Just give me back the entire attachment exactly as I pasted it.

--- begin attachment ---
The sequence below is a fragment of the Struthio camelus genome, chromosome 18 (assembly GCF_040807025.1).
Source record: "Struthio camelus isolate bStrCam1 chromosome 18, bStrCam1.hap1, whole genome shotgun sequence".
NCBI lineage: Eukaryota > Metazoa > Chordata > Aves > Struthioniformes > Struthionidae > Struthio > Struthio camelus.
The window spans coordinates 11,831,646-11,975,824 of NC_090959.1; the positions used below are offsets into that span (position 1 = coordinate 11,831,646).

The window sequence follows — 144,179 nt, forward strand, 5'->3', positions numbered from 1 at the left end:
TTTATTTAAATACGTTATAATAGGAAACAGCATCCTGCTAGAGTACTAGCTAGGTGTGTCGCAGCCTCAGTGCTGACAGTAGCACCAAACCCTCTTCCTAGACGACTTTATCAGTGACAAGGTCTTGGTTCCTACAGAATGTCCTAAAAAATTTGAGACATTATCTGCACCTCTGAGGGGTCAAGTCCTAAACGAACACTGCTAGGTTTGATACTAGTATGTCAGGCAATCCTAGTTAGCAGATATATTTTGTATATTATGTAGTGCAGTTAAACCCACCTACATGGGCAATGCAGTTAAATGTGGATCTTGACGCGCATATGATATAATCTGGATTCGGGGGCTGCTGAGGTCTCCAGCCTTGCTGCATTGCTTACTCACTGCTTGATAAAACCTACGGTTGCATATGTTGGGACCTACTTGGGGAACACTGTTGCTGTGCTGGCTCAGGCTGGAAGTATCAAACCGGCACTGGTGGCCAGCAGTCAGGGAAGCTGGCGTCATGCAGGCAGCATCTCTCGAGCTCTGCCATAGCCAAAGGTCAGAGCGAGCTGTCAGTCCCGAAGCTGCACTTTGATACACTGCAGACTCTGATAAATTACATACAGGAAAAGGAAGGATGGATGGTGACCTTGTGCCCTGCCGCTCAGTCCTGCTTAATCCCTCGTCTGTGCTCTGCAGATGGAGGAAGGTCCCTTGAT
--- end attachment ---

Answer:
The sequence below is a fragment of the Struthio camelus genome, chromosome 18 (assembly GCF_040807025.1).
Source record: "Struthio camelus isolate bStrCam1 chromosome 18, bStrCam1.hap1, whole genome shotgun sequence".
NCBI lineage: Eukaryota > Metazoa > Chordata > Aves > Struthioniformes > Struthionidae > Struthio > Struthio camelus.
The window spans coordinates 11,831,646-11,975,824 of NC_090959.1; the positions used below are offsets into that span (position 1 = coordinate 11,831,646).

The window sequence follows — 144,179 nt, forward strand, 5'->3', positions numbered from 1 at the left end:
TTTATTTAAATACGTTATAATAGGAAACAGCATCCTGCTAGAGTACTAGCTAGGTGTGTCGCAGCCTCAGTGCTGACAGTAGCACCAAACCCTCTTCCTAGACGACTTTATCAGTGACAAGGTCTTGGTTCCTACAGAATGTCCTAAAAAATTTGAGACATTATCTGCACCTCTGAGGGGTCAAGTCCTAAACGAACACTGCTAGGTTTGATACTAGTATGTCAGGCAATCCTAGTTAGCAGATATATTTTGTATATTATGTAGTGCAGTTAAACCCACCTACATGGGCAATGCAGTTAAATGTGGATCTTGACGCGCATATGATATAATCTGGATTCGGGGGCTGCTGAGGTCTCCAGCCTTGCTGCATTGCTTACTCACTGCTTGATAAAACCTACGGTTGCATATGTTGGGACCTACTTGGGGAACACTGTTGCTGTGCTGGCTCAGGCTGGAAGTATCAAACCGGCACTGGTGGCCAGCAGTCAGGGAAGCTGGCGTCATGCAGGCAGCATCTCTCGAGCTCTGCCATAGCCAAAGGTCAGAGCGAGCTGTCAGTCCCGAAGCTGCACTTTGATACACTGCAGACTCTGATAAATTACATACAGGAAAAGGAAGGATGGATGGTGACCTTGTGCCCTGCCGCTCAGTCCTGCTTAATCCCTCGTCTGTGCTCTGCAGATGGAGGAAGGTCCCTTGAT